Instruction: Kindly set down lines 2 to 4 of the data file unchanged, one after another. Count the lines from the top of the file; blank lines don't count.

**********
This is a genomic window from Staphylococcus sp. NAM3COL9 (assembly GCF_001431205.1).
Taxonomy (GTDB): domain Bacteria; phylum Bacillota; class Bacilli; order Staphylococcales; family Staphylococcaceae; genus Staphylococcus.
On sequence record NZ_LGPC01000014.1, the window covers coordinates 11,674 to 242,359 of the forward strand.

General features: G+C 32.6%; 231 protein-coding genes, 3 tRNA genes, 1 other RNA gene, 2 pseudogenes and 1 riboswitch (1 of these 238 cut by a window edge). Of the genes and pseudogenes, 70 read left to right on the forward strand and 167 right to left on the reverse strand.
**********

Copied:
Taxonomy (GTDB): domain Bacteria; phylum Bacillota; class Bacilli; order Staphylococcales; family Staphylococcaceae; genus Staphylococcus.
On sequence record NZ_LGPC01000014.1, the window covers coordinates 11,674 to 242,359 of the forward strand.

General features: G+C 32.6%; 231 protein-coding genes, 3 tRNA genes, 1 other RNA gene, 2 pseudogenes and 1 riboswitch (1 of these 238 cut by a window edge). Of the genes and pseudogenes, 70 read left to right on the forward strand and 167 right to left on the reverse strand.